Society nowadays can be described as in constant change, growth, content generation and learning methods. All these situations define what is known as learning economies: societies that generate content and innovative techniques through the promotion of better competitiveness standards.
The first issue frequently related to the concept of learning economies is the economic and industrial development through technology. However, it is important to mention that learning economies do not depend directly on the possibility of people having a high technology environment because, even if technological resources are important, the individual competencies and skills are the ones that really make a difference.
Above all, learning economies are about the capability to innovate, creating new ideas, new use values, new products and services. Companies, workers, professionals and students are called to improve what they know and do through the production of new knowledge and procedure.
According to the OECD (2001), knowledge and learning are two aspects that distinguish competitive companies and workers, therefore, the difference between being and not can be summarized in the following phrase: it is not enough to have information, it is also essential to know what to do with it.
Learning economies have brought forward a generation of knowledge through varied methods that range from book reading and class attendance to the interaction via social networks and online conferences. This new way of generating knowledge has made local content even more relevant in comparison to universal content. This, far from being a problem for knowledge exchange, has generated opportunities for crossing borders and consolidating knowledge networks.
Intel® Learning Series, aware of the potential that this new perspective of content generation holds, has consolidated a series of educational solutions that meet the highest quality standards. These solutions answer to current demands, and allow teachers and their students to make a positive impact in the teaching and learning processes through the use of technological resources such as the Intel-powered classmate PC.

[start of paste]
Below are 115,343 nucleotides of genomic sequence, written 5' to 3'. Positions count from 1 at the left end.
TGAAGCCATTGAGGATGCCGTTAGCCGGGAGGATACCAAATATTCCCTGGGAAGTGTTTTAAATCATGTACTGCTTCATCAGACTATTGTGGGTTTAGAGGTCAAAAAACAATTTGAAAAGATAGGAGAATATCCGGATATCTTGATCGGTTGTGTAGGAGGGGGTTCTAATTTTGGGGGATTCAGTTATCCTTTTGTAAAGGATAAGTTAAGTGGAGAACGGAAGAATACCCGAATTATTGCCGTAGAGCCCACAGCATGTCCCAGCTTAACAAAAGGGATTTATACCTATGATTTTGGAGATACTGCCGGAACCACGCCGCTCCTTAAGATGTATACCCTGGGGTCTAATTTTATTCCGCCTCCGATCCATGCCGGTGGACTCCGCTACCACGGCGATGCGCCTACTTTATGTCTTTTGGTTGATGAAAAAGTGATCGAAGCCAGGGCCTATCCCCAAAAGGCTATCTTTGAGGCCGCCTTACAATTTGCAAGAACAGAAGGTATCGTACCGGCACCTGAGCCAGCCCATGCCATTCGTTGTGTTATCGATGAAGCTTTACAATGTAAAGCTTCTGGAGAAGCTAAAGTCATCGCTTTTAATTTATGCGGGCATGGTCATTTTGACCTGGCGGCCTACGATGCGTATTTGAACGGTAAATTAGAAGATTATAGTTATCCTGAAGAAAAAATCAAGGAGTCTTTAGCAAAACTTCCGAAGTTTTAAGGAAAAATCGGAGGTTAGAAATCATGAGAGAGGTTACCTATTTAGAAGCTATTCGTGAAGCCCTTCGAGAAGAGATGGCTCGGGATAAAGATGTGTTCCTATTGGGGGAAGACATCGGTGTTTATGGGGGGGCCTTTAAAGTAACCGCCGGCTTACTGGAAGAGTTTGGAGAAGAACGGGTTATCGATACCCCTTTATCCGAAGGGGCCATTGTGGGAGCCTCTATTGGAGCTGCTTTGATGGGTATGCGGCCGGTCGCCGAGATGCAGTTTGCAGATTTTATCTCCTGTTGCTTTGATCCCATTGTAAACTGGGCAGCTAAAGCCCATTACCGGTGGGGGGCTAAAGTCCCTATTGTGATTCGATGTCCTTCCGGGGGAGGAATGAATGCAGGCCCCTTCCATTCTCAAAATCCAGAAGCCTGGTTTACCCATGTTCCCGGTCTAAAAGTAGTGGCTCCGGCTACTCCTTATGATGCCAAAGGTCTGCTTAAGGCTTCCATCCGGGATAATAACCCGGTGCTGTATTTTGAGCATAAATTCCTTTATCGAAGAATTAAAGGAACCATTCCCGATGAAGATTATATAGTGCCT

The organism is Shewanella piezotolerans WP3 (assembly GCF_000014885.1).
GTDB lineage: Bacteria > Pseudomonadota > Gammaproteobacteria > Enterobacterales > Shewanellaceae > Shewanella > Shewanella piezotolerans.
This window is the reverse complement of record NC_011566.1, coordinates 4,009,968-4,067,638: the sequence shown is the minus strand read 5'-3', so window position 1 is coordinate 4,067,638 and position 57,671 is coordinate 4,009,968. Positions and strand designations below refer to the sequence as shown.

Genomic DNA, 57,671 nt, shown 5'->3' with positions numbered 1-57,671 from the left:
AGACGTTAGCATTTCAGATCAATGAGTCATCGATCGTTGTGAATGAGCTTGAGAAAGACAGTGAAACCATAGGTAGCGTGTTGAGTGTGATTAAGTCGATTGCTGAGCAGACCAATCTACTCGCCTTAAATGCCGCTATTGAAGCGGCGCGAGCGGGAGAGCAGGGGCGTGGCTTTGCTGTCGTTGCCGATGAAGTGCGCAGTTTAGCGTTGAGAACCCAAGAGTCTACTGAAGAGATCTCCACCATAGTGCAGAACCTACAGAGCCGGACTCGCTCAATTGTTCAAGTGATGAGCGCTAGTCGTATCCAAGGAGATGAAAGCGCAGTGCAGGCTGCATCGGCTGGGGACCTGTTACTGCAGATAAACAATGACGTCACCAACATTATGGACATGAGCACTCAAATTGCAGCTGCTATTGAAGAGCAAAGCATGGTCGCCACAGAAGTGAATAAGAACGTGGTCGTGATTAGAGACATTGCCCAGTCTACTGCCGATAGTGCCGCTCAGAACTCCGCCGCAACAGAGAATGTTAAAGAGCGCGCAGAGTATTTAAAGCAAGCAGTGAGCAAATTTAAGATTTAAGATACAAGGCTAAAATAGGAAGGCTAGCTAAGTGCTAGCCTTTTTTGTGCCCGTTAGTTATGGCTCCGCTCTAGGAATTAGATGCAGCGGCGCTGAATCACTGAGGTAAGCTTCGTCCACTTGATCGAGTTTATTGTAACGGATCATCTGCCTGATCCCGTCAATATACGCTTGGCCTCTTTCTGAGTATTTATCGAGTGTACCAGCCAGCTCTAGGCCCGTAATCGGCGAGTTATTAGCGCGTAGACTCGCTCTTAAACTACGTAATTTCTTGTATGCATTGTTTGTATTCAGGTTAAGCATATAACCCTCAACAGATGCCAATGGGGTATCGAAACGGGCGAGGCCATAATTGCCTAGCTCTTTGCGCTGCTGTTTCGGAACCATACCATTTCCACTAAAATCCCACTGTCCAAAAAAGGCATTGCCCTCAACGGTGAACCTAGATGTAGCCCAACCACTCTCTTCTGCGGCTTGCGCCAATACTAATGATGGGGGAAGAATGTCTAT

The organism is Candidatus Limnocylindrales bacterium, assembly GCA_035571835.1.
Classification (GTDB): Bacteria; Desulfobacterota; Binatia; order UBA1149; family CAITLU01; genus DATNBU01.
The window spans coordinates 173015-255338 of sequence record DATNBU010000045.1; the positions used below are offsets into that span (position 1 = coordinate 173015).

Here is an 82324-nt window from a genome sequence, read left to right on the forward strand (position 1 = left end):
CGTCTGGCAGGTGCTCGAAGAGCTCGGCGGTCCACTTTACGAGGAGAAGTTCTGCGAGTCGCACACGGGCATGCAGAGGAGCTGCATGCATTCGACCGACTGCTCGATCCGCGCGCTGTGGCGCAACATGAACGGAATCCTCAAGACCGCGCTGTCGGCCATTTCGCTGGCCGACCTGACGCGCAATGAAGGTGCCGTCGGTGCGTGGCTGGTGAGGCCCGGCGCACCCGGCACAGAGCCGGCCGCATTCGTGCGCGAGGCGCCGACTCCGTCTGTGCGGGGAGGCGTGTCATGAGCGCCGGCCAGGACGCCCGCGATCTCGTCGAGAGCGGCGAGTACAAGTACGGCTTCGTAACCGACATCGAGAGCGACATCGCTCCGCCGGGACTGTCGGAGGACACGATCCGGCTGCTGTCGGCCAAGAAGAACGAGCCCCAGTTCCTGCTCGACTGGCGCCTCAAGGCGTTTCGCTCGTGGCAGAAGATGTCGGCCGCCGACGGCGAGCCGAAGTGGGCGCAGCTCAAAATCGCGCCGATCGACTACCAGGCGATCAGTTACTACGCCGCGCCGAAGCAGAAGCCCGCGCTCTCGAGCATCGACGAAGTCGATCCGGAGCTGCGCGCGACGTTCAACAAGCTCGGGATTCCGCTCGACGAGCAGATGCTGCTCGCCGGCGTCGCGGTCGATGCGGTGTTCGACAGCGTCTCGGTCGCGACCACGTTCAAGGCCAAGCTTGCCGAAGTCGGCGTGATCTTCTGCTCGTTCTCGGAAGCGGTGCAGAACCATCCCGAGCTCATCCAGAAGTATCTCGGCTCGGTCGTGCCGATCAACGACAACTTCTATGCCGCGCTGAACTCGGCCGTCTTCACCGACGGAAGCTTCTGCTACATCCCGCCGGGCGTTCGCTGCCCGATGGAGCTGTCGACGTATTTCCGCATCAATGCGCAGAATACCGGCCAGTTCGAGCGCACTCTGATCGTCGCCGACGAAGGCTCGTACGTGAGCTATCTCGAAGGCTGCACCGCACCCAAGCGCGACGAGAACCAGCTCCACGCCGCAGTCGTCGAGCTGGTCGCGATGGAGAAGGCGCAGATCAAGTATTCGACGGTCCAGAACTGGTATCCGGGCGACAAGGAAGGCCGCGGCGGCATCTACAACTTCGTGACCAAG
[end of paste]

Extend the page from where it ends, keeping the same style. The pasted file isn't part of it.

Intel® Learning Series solutions meet parameters for innovation, skill and competency building, and different levels and types of educational content generation that cover satisfactorily the demands of the learning economies: competitiveness, innovation, creativity, productivity and assertive attitude.
 Organization for Economic Co-operation and Development.
 Intel® Learning Series is a network that consolidates hardware, software and service resources to support the teaching and learning processes.
 Intel-powered classmate PC is a computer specifically designed for children and conceived to be used in school environments, among its many characteristics are a rugged construction, drop resistance and a keyboard that offers protection against liquid spills.
OCDE. (2001). Cities and Regions in the New Learning Economies.
Lundvall, Bengt-Åke. (1996). “The Social Dimension of The Learning Economy”. Danish Research Unit for Industrial Dynamic (DRUID). DRUID Working Paper NO. 96-1. ISSN 1396-2035.
Lundvall, Bengt-Åke. (2002). Why the New Economy is a Learning Economy? Lecture presented at “Economie basée sur la connaissance et nouvelles tecnologias cognitive” Symposium. January, Université Technologique de Compiegne.
Tomlinson, Mark. (1999). The learning economy and embodied knowledge flows. Centre for Research on Innovation and Competition (CRIC), University of Manchester. CRIC Discussion Paper No 26.